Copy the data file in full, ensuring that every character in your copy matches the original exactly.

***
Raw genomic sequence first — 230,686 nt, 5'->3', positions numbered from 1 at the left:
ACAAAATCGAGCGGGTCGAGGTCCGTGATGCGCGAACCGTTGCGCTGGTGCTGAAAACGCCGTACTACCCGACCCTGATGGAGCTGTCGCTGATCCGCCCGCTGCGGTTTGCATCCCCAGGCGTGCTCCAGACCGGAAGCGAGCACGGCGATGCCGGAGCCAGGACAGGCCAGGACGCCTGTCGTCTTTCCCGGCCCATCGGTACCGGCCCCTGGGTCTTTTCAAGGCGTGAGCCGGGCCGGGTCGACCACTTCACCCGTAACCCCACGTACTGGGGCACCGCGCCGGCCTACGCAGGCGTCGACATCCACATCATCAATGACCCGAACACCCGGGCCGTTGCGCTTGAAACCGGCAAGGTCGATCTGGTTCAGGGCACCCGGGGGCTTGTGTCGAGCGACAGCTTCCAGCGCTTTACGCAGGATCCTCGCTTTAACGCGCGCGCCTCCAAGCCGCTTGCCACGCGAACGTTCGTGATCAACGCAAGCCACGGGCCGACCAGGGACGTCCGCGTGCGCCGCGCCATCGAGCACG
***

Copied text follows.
Raw genomic sequence first — 230,686 nt, 5'->3', positions numbered from 1 at the left:
ACAAAATCGAGCGGGTCGAGGTCCGTGATGCGCGAACCGTTGCGCTGGTGCTGAAAACGCCGTACTACCCGACCCTGATGGAGCTGTCGCTGATCCGCCCGCTGCGGTTTGCATCCCCAGGCGTGCTCCAGACCGGAAGCGAGCACGGCGATGCCGGAGCCAGGACAGGCCAGGACGCCTGTCGTCTTTCCCGGCCCATCGGTACCGGCCCCTGGGTCTTTTCAAGGCGTGAGCCGGGCCGGGTCGACCACTTCACCCGTAACCCCACGTACTGGGGCACCGCGCCGGCCTACGCAGGCGTCGACATCCACATCATCAATGACCCGAACACCCGGGCCGTTGCGCTTGAAACCGGCAAGGTCGATCTGGTTCAGGGCACCCGGGGGCTTGTGTCGAGCGACAGCTTCCAGCGCTTTACGCAGGATCCTCGCTTTAACGCGCGCGCCTCCAAGCCGCTTGCCACGCGAACGTTCGTGATCAACGCAAGCCACGGGCCGACCAGGGACGTCCGCGTGCGCCGCGCCATCGAGCACG